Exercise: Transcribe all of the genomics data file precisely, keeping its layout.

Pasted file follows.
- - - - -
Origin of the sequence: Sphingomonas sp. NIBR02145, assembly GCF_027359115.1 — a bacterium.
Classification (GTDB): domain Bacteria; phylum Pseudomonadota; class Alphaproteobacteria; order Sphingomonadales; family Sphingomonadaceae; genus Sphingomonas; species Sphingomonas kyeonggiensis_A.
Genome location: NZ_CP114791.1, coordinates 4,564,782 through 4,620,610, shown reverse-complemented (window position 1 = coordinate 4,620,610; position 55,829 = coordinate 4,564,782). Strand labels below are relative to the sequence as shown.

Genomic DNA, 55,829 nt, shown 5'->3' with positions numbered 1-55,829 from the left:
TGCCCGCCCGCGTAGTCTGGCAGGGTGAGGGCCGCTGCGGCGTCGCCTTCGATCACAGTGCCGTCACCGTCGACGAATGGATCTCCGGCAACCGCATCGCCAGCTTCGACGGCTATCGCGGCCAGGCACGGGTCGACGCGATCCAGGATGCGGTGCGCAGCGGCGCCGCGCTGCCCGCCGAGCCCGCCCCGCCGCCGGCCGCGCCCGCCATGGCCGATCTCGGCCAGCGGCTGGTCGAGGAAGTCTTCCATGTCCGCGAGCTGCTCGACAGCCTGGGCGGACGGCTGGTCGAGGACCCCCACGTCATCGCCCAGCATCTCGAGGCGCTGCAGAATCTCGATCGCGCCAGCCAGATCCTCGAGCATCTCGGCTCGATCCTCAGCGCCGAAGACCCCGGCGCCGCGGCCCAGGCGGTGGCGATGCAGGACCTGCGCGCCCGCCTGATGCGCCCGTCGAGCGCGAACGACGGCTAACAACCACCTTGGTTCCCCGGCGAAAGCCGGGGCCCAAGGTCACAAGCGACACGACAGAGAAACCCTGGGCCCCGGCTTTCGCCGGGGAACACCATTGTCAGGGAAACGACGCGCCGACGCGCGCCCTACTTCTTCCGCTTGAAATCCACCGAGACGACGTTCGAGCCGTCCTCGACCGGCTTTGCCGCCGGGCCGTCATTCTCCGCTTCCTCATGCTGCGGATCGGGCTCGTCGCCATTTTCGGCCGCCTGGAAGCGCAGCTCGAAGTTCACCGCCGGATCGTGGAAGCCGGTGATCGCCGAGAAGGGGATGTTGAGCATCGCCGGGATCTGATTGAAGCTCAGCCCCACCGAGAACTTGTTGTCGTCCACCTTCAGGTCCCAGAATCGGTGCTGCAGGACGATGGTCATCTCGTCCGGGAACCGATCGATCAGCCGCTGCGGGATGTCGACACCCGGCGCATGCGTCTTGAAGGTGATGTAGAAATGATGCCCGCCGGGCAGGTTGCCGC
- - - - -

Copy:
Origin of the sequence: Sphingomonas sp. NIBR02145, assembly GCF_027359115.1 — a bacterium.
Classification (GTDB): domain Bacteria; phylum Pseudomonadota; class Alphaproteobacteria; order Sphingomonadales; family Sphingomonadaceae; genus Sphingomonas; species Sphingomonas kyeonggiensis_A.
Genome location: NZ_CP114791.1, coordinates 4,564,782 through 4,620,610, shown reverse-complemented (window position 1 = coordinate 4,620,610; position 55,829 = coordinate 4,564,782). Strand labels below are relative to the sequence as shown.

Genomic DNA, 55,829 nt, shown 5'->3' with positions numbered 1-55,829 from the left:
TGCCCGCCCGCGTAGTCTGGCAGGGTGAGGGCCGCTGCGGCGTCGCCTTCGATCACAGTGCCGTCACCGTCGACGAATGGATCTCCGGCAACCGCATCGCCAGCTTCGACGGCTATCGCGGCCAGGCACGGGTCGACGCGATCCAGGATGCGGTGCGCAGCGGCGCCGCGCTGCCCGCCGAGCCCGCCCCGCCGCCGGCCGCGCCCGCCATGGCCGATCTCGGCCAGCGGCTGGTCGAGGAAGTCTTCCATGTCCGCGAGCTGCTCGACAGCCTGGGCGGACGGCTGGTCGAGGACCCCCACGTCATCGCCCAGCATCTCGAGGCGCTGCAGAATCTCGATCGCGCCAGCCAGATCCTCGAGCATCTCGGCTCGATCCTCAGCGCCGAAGACCCCGGCGCCGCGGCCCAGGCGGTGGCGATGCAGGACCTGCGCGCCCGCCTGATGCGCCCGTCGAGCGCGAACGACGGCTAACAACCACCTTGGTTCCCCGGCGAAAGCCGGGGCCCAAGGTCACAAGCGACACGACAGAGAAACCCTGGGCCCCGGCTTTCGCCGGGGAACACCATTGTCAGGGAAACGACGCGCCGACGCGCGCCCTACTTCTTCCGCTTGAAATCCACCGAGACGACGTTCGAGCCGTCCTCGACCGGCTTTGCCGCCGGGCCGTCATTCTCCGCTTCCTCATGCTGCGGATCGGGCTCGTCGCCATTTTCGGCCGCCTGGAAGCGCAGCTCGAAGTTCACCGCCGGATCGTGGAAGCCGGTGATCGCCGAGAAGGGGATGTTGAGCATCGCCGGGATCTGATTGAAGCTCAGCCCCACCGAGAACTTGTTGTCGTCCACCTTCAGGTCCCAGAATCGGTGCTGCAGGACGATGGTCATCTCGTCCGGGAACCGATCGATCAGCCGCTGCGGGATGTCGACACCCGGCGCATGCGTCTTGAAGGTGATGTAGAAATGATGCCCGCCGGGCAGGTTGCCGC